Artist: Veil Veil Vanish
There was a time in the late 1980s when music seemed perfect. The Cure, The Mission and The Sisters of Mercy were at the top of their disaffected, gothic rock games and layered guitars, menacing basslines and urgent drums were the order of the day. Over the years, those bands have either dissolved or evolved but those sweeping, atmospheric soundscapes of darkness, devastation and destruction have remained with me since.
Enter San Francisco band Veil Veil Vanish. Just the way the name rolled off my tongue made me want to listen to this band and it is honestly the best band name I have encountered in years. Veil Veil Vanish is Keven Tecon on vocals, guitars, and keyboards; Robert Marzio on drums; Amy Rosenoff on bass; Cameron Ray on guitar; and Justin Anastasi on synths. Change In the Neon Light is their first studio album and follows on from the critically acclaimed EP Into A New Mausoleum. Into A New Mausoleum firmly established Veil Veil Vanish in the post-punk scene and was an authentic tribute to the post-punk bands of the mid-1980s. They toured heavily in 2008 and 2009 and performed sold out shows with A Place to Bury Strangers, Cold Cave, No Age and Celebration before recording “The Upstairs Room” for inclusion on The Cure tribute album Perfect as Cats alongside Bat for Lashes, Dandy Warhols and The Muslims.
Change In the Neon Light is something different altogether though. While it is true that the opening chords of the title track “Change in the Neon Light”, with its deep basslines and sweeping synths, transported me right back the heady, mid-1980s era, the enhanced production and sheer boldness of Change In the Neon Light makes it relevant to the post-punk scene of today and Veil Veil Vanish is certainly a band I will look out for in the future.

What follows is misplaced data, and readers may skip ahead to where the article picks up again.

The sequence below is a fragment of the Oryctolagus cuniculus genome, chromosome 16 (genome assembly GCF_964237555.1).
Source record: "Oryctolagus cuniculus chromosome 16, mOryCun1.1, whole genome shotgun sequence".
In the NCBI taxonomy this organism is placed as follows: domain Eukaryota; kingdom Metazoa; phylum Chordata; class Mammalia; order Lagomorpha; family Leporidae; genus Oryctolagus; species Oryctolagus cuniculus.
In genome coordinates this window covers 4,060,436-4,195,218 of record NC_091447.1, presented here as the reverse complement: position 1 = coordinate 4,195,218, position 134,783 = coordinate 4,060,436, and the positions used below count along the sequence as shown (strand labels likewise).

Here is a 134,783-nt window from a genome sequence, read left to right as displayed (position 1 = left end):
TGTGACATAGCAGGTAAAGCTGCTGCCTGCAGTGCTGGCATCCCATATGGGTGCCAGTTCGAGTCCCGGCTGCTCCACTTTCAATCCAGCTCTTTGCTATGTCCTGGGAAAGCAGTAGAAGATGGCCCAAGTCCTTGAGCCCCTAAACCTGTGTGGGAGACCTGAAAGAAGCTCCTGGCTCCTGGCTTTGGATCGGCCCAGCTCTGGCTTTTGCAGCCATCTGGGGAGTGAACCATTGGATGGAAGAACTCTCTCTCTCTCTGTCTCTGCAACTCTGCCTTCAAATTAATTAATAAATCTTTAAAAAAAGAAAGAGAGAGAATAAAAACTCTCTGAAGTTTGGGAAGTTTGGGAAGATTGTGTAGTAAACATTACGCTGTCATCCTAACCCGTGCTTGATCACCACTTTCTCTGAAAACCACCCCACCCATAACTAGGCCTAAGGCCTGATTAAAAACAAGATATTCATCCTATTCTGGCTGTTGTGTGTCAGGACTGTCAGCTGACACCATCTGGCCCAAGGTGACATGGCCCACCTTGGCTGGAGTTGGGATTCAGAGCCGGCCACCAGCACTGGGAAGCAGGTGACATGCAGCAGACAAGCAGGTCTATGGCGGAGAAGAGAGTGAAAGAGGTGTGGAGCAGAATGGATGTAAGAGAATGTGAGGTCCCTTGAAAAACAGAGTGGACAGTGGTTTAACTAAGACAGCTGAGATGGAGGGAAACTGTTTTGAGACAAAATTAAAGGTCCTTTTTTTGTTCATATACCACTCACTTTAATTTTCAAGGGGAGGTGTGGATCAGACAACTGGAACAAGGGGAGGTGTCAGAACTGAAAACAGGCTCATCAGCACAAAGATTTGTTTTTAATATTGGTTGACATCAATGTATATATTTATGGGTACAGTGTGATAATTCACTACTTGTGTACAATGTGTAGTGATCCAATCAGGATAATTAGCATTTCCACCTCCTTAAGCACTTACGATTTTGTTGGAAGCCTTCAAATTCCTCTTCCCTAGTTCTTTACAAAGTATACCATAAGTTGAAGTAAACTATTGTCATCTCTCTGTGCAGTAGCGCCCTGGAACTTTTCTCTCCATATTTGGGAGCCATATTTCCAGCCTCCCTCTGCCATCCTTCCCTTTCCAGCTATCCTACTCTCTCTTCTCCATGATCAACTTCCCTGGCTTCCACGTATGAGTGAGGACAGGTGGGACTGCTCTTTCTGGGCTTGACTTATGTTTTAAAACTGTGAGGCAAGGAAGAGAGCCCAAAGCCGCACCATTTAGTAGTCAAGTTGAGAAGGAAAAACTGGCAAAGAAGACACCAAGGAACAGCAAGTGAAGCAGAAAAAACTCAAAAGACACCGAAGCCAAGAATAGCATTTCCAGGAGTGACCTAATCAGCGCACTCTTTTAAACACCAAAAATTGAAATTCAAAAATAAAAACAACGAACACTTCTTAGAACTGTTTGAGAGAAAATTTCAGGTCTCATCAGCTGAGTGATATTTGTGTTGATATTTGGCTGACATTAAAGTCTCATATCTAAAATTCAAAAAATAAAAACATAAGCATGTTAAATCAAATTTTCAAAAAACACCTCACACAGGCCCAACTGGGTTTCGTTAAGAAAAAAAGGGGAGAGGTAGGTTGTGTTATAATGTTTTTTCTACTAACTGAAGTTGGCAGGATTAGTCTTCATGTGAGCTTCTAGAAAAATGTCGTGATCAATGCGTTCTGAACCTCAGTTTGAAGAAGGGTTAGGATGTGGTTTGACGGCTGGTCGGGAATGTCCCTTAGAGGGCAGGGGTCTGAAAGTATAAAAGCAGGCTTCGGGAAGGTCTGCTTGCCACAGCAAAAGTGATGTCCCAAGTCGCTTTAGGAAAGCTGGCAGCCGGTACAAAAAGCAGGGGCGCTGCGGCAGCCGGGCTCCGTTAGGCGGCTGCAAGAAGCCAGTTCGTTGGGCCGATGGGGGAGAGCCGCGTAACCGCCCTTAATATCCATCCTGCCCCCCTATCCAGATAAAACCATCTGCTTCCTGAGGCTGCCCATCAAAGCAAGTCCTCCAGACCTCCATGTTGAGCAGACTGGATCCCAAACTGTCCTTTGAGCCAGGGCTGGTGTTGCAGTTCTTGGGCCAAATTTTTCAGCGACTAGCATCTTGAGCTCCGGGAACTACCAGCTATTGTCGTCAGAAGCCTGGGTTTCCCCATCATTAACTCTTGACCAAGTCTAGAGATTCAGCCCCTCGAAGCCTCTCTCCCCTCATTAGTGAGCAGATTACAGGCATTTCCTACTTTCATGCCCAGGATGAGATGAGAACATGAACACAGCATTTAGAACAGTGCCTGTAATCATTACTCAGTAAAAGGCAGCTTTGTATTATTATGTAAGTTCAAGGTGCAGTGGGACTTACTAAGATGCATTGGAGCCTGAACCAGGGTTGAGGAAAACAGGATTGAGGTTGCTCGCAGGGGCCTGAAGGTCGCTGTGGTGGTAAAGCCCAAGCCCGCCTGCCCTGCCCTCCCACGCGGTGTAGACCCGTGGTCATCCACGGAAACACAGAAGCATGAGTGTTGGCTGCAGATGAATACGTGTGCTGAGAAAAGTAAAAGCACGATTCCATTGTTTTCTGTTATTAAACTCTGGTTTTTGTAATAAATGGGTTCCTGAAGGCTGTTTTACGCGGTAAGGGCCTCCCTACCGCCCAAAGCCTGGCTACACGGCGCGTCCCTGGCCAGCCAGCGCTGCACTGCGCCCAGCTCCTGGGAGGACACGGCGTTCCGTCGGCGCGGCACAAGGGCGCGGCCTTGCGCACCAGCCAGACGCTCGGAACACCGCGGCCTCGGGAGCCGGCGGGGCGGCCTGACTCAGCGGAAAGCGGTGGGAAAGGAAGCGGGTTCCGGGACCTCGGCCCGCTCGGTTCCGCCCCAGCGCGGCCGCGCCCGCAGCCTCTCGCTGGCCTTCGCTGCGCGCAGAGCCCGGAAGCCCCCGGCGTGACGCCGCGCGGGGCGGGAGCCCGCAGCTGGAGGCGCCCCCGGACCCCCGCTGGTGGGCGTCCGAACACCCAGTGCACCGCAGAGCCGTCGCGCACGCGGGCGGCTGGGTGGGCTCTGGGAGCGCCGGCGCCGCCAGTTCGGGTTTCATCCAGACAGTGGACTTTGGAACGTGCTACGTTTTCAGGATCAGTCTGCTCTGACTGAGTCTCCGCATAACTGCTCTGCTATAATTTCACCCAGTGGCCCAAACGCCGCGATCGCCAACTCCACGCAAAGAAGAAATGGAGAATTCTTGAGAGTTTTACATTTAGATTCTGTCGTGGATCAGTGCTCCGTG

The album continues with “Anthem for a Doomed Youth” which is the first single from the album. It sounds lush yet dark and certainly sets the tone for the rest of the album. “Modern Lust”, “Pharmaceutical Party Platform” and “This Is Violet” are amongst my favourite tracks but the stand-out track for me is “Secondhand Daylight”. These are urgent, meteoric songs of destruction and doom where for just one night, anything is possible. Change In the Neon Light is quite simply one of the best post-punk offerings I have heard in years. This is one of those albums that I can easily play on repeat for hours and I can’t fault any of the nine tracks on the album.
For being lush, atmospheric and bold, I give Change In the Neon Light five out of five stars.
Change In the Neon Light will be released in the United Kingdom on January 24, 2011.
Article first published as Music Review: Veil Veil Vanish – Change In the Neon Light on Blogcritics.